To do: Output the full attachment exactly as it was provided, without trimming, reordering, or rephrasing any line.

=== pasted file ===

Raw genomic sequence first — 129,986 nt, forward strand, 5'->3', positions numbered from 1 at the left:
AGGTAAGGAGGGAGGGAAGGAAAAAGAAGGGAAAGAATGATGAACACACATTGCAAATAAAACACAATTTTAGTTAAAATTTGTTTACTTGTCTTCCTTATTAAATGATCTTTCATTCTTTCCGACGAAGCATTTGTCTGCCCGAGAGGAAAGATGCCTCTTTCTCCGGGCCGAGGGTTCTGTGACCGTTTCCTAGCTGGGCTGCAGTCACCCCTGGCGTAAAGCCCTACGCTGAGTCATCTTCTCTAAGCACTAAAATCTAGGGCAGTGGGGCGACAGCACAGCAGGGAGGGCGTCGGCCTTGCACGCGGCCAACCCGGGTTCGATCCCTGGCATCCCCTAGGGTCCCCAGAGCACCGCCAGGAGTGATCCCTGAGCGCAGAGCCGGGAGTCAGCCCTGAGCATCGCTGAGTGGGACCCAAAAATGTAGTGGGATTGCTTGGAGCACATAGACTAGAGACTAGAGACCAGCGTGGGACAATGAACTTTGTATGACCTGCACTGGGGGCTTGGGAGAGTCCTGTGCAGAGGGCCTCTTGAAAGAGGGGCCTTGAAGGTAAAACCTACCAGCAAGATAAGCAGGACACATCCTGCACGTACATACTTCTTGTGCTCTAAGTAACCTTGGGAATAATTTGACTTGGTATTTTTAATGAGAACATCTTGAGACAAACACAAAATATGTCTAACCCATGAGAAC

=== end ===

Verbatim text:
Raw genomic sequence first — 129,986 nt, forward strand, 5'->3', positions numbered from 1 at the left:
AGGTAAGGAGGGAGGGAAGGAAAAAGAAGGGAAAGAATGATGAACACACATTGCAAATAAAACACAATTTTAGTTAAAATTTGTTTACTTGTCTTCCTTATTAAATGATCTTTCATTCTTTCCGACGAAGCATTTGTCTGCCCGAGAGGAAAGATGCCTCTTTCTCCGGGCCGAGGGTTCTGTGACCGTTTCCTAGCTGGGCTGCAGTCACCCCTGGCGTAAAGCCCTACGCTGAGTCATCTTCTCTAAGCACTAAAATCTAGGGCAGTGGGGCGACAGCACAGCAGGGAGGGCGTCGGCCTTGCACGCGGCCAACCCGGGTTCGATCCCTGGCATCCCCTAGGGTCCCCAGAGCACCGCCAGGAGTGATCCCTGAGCGCAGAGCCGGGAGTCAGCCCTGAGCATCGCTGAGTGGGACCCAAAAATGTAGTGGGATTGCTTGGAGCACATAGACTAGAGACTAGAGACCAGCGTGGGACAATGAACTTTGTATGACCTGCACTGGGGGCTTGGGAGAGTCCTGTGCAGAGGGCCTCTTGAAAGAGGGGCCTTGAAGGTAAAACCTACCAGCAAGATAAGCAGGACACATCCTGCACGTACATACTTCTTGTGCTCTAAGTAACCTTGGGAATAATTTGACTTGGTATTTTTAATGAGAACATCTTGAGACAAACACAAAATATGTCTAACCCATGAGAAC